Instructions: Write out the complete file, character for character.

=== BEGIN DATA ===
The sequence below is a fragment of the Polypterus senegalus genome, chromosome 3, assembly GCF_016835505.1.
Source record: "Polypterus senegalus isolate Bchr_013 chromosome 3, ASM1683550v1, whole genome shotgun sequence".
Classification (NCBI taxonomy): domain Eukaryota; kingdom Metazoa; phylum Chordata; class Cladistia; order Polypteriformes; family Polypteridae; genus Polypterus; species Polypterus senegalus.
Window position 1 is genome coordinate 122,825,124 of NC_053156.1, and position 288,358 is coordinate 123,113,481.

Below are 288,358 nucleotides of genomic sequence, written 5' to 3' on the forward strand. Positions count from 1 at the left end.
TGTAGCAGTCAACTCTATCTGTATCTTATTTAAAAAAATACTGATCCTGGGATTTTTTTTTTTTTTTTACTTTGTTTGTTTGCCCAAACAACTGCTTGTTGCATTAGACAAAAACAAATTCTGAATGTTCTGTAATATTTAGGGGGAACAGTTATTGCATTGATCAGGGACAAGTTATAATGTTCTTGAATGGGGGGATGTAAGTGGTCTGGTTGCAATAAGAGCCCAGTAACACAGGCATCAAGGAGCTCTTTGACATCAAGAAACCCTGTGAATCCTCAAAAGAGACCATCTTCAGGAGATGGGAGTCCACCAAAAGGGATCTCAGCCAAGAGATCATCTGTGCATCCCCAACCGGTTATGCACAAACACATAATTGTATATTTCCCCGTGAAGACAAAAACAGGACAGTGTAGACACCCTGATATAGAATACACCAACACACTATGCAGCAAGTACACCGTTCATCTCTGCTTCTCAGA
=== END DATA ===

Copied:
The sequence below is a fragment of the Polypterus senegalus genome, chromosome 3, assembly GCF_016835505.1.
Source record: "Polypterus senegalus isolate Bchr_013 chromosome 3, ASM1683550v1, whole genome shotgun sequence".
Classification (NCBI taxonomy): domain Eukaryota; kingdom Metazoa; phylum Chordata; class Cladistia; order Polypteriformes; family Polypteridae; genus Polypterus; species Polypterus senegalus.
Window position 1 is genome coordinate 122,825,124 of NC_053156.1, and position 288,358 is coordinate 123,113,481.

Below are 288,358 nucleotides of genomic sequence, written 5' to 3' on the forward strand. Positions count from 1 at the left end.
TGTAGCAGTCAACTCTATCTGTATCTTATTTAAAAAAATACTGATCCTGGGATTTTTTTTTTTTTTTTACTTTGTTTGTTTGCCCAAACAACTGCTTGTTGCATTAGACAAAAACAAATTCTGAATGTTCTGTAATATTTAGGGGGAACAGTTATTGCATTGATCAGGGACAAGTTATAATGTTCTTGAATGGGGGGATGTAAGTGGTCTGGTTGCAATAAGAGCCCAGTAACACAGGCATCAAGGAGCTCTTTGACATCAAGAAACCCTGTGAATCCTCAAAAGAGACCATCTTCAGGAGATGGGAGTCCACCAAAAGGGATCTCAGCCAAGAGATCATCTGTGCATCCCCAACCGGTTATGCACAAACACATAATTGTATATTTCCCCGTGAAGACAAAAACAGGACAGTGTAGACACCCTGATATAGAATACACCAACACACTATGCAGCAAGTACACCGTTCATCTCTGCTTCTCAGA